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Friday, May 16

The Weekly Shtikle - Bechukosai

In the beginning of the parsha, we are promised that if we follow HaShem's laws, we will receive great reward. Among those promised is the great blessing of peace. "Venasati shalom ba'aretz." (26:6) This peace requires definition. It would seem that the Torah then proceeds to explain the nature of this peace. "Ush'chavtem v'ein macharid..." you shall rest and none shall be fearful. The next pasuk reads "ur'daftem es oyveichem, venaflu lifneichem becharev," You will chase your enemies and they will fall in front of you by the sword. This seems, at first glance, to be the exact antithesis of peace. Is the Torah not promising peace then describing victory through war? I believe the message that the Torah is teaching here is that true peace is not living with your enemies but rather, living without your enemies. Surely, this is not meant to advocate the wholesale murder of our enemies for the sake of peace. But I do believe it offers deep insight into the Torah definition of peace and when we should feel that we have achieved it.

 

The world at large, particularly those who lean to the left (and I'm not talking about the seder night,) seems unable to accept this idea and insists on forcing us to allow our enemies to live among us. Perhaps this definition of peace is something specific to the Jewish people. Bil'am proclaimed (Bamidbar 23:8) "They are a nation that dwells in solitude and does not consider itself among the nations." Our ultimate goal is to be a nation of solitude. To allow other nations to dwell in our midst is antithetical to our purpose and thus, can not be an ingredient in the Jewish definition of peace.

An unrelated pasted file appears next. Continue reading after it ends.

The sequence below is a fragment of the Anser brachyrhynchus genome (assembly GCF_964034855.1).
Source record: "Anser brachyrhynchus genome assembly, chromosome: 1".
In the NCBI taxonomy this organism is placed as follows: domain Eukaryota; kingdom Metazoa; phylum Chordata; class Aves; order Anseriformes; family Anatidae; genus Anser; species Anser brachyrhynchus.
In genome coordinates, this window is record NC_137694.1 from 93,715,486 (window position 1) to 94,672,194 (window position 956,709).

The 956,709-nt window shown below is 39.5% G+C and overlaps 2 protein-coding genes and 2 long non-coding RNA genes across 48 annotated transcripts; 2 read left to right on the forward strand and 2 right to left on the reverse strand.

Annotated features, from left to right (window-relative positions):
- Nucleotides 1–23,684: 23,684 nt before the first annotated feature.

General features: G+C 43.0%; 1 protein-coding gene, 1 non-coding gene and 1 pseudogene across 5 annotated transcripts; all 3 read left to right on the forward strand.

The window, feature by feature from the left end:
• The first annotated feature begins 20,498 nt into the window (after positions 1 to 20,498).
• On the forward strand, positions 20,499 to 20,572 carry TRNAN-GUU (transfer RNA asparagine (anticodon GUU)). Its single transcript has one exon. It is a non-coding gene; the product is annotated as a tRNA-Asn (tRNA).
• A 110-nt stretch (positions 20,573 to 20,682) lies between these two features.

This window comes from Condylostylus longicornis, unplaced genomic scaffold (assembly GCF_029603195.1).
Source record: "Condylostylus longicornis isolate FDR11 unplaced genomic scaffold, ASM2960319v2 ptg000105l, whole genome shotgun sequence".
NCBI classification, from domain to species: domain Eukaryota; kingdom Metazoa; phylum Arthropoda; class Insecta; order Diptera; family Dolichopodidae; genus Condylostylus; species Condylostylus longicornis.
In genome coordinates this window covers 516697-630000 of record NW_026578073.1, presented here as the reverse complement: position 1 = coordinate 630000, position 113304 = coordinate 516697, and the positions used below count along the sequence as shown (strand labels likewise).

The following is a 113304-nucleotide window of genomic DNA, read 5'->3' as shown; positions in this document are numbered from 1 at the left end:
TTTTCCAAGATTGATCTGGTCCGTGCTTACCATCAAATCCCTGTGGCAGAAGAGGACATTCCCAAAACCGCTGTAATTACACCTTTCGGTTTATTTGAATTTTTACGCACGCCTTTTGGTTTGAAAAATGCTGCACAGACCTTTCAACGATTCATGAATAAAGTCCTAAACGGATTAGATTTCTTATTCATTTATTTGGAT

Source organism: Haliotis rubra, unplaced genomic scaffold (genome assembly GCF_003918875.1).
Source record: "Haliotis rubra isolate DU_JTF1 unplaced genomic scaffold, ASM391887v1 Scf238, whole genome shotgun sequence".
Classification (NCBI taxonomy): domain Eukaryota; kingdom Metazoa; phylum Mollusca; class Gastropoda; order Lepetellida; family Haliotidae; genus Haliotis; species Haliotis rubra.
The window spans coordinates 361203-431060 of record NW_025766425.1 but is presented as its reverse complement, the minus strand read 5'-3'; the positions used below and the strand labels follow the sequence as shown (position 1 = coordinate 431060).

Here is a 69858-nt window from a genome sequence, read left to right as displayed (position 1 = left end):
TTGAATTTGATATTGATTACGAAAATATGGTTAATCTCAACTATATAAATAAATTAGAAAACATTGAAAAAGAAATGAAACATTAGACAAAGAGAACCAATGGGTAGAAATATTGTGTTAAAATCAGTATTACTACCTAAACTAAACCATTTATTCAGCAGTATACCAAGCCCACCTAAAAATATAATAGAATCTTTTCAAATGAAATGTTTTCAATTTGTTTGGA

A couple of excerpts from Tanach illustrate this point. In the episode involving Dinah and Shechem (Bereishis 34) the sons of Yaakov offer a plan in which they would live among the people of Shechem. When Shechem and his father return to their city, they proclaim (pasuk 21) "Ha'anashim haeileh 'sheleimim' heim itanu." This proposal is misconstrued as a bid for peace. But the words of the sons of Yaakov, when examined closely, contain no mention of any word connected with peace. What the Shechemites perceived as peace, the sons of Yaakov considered no peace at all.

 

The essence of the peace treaty between Yitzchak and Avimelech (Bereishis 26:28-31) was a separation of one from the other such that one does not infringe on the other's property.

 

The King of Ammon tries to broker an agreement with Yiftach HaGil'adi to return the land that was conquered by B'nei Yisrael before crossing over to Eretz Yisrael. He appeals to Yiftach to return it "in peace." This is precursor to the modern day concept of "land for peace." Fortunately, Yiftach was not as naive as some of the leaders of our day and knew that this would be no peace at all and refused the request.

 

We are commanded (Devarim 20:10-12) to open with an offer of peace before waging war on a city. However, the ensuing pesukim reveal that this peace entails the subordination of the city to our rule, effectively eliminating it as an enemy. The only alternative is war.

 

Indeed, the term "shalom" is often associated with only one party. Shalom does not need to be between two entities. On its highest levels, it is experienced within one cohesive unit, exclusive of any external interconnection. Even when we refer to shalom bein ish le'ishto, peace between a man and his wife, or the more commonly used term, shelom bayis, we are speaking ideally not of a peace between two separate entities but the peace of the home functioning as one singular entity. This is the shalom that we are promised here, a peace to be experienced in solitude. May it come speedily in our day.


!חזק, חזק, ונתחזק


Have a good Shabbos.

Eliezer Bulka
WeeklyShtikle@weeklyshtikle.com

Shtikle Blog Weekly Roundup:
Dikdukian: Qualification of the AHOY rule
Al Pi Cheshbon: An Ironic Observation

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